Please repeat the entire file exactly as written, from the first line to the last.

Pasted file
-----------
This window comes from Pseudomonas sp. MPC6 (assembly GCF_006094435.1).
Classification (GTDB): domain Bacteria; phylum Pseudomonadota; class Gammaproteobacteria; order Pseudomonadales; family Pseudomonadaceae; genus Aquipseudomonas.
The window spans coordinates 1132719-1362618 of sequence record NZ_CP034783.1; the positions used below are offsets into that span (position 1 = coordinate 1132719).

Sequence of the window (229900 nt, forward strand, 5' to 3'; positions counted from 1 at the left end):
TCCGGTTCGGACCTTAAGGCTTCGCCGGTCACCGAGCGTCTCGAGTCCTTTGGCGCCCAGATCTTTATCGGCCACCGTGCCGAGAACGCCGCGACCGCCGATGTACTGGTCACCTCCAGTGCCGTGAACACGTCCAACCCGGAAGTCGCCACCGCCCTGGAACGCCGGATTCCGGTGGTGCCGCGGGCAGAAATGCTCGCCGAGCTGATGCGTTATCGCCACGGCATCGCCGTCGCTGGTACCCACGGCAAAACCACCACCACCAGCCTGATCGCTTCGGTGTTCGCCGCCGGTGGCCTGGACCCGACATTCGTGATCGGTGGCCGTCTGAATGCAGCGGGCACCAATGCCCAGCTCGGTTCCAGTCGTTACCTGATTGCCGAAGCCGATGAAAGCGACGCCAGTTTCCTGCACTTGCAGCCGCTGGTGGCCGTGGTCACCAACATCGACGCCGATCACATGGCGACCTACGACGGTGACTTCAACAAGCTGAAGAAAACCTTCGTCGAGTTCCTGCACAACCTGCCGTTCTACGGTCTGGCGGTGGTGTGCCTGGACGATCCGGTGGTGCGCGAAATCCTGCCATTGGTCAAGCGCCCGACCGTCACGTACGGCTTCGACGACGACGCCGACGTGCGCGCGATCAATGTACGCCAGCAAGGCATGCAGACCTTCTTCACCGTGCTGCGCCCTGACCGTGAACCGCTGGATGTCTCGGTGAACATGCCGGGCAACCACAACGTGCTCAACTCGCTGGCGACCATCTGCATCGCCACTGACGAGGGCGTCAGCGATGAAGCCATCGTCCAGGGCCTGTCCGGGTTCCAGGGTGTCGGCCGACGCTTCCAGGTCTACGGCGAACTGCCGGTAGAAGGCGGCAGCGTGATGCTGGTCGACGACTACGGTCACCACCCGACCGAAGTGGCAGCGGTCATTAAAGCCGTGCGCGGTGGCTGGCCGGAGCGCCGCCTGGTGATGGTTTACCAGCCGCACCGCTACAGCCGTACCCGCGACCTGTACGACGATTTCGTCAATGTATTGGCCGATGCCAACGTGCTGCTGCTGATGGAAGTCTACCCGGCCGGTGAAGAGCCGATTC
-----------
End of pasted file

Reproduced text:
This window comes from Pseudomonas sp. MPC6 (assembly GCF_006094435.1).
Classification (GTDB): domain Bacteria; phylum Pseudomonadota; class Gammaproteobacteria; order Pseudomonadales; family Pseudomonadaceae; genus Aquipseudomonas.
The window spans coordinates 1132719-1362618 of sequence record NZ_CP034783.1; the positions used below are offsets into that span (position 1 = coordinate 1132719).

Sequence of the window (229900 nt, forward strand, 5' to 3'; positions counted from 1 at the left end):
TCCGGTTCGGACCTTAAGGCTTCGCCGGTCACCGAGCGTCTCGAGTCCTTTGGCGCCCAGATCTTTATCGGCCACCGTGCCGAGAACGCCGCGACCGCCGATGTACTGGTCACCTCCAGTGCCGTGAACACGTCCAACCCGGAAGTCGCCACCGCCCTGGAACGCCGGATTCCGGTGGTGCCGCGGGCAGAAATGCTCGCCGAGCTGATGCGTTATCGCCACGGCATCGCCGTCGCTGGTACCCACGGCAAAACCACCACCACCAGCCTGATCGCTTCGGTGTTCGCCGCCGGTGGCCTGGACCCGACATTCGTGATCGGTGGCCGTCTGAATGCAGCGGGCACCAATGCCCAGCTCGGTTCCAGTCGTTACCTGATTGCCGAAGCCGATGAAAGCGACGCCAGTTTCCTGCACTTGCAGCCGCTGGTGGCCGTGGTCACCAACATCGACGCCGATCACATGGCGACCTACGACGGTGACTTCAACAAGCTGAAGAAAACCTTCGTCGAGTTCCTGCACAACCTGCCGTTCTACGGTCTGGCGGTGGTGTGCCTGGACGATCCGGTGGTGCGCGAAATCCTGCCATTGGTCAAGCGCCCGACCGTCACGTACGGCTTCGACGACGACGCCGACGTGCGCGCGATCAATGTACGCCAGCAAGGCATGCAGACCTTCTTCACCGTGCTGCGCCCTGACCGTGAACCGCTGGATGTCTCGGTGAACATGCCGGGCAACCACAACGTGCTCAACTCGCTGGCGACCATCTGCATCGCCACTGACGAGGGCGTCAGCGATGAAGCCATCGTCCAGGGCCTGTCCGGGTTCCAGGGTGTCGGCCGACGCTTCCAGGTCTACGGCGAACTGCCGGTAGAAGGCGGCAGCGTGATGCTGGTCGACGACTACGGTCACCACCCGACCGAAGTGGCAGCGGTCATTAAAGCCGTGCGCGGTGGCTGGCCGGAGCGCCGCCTGGTGATGGTTTACCAGCCGCACCGCTACAGCCGTACCCGCGACCTGTACGACGATTTCGTCAATGTATTGGCCGATGCCAACGTGCTGCTGCTGATGGAAGTCTACCCGGCCGGTGAAGAGCCGATTC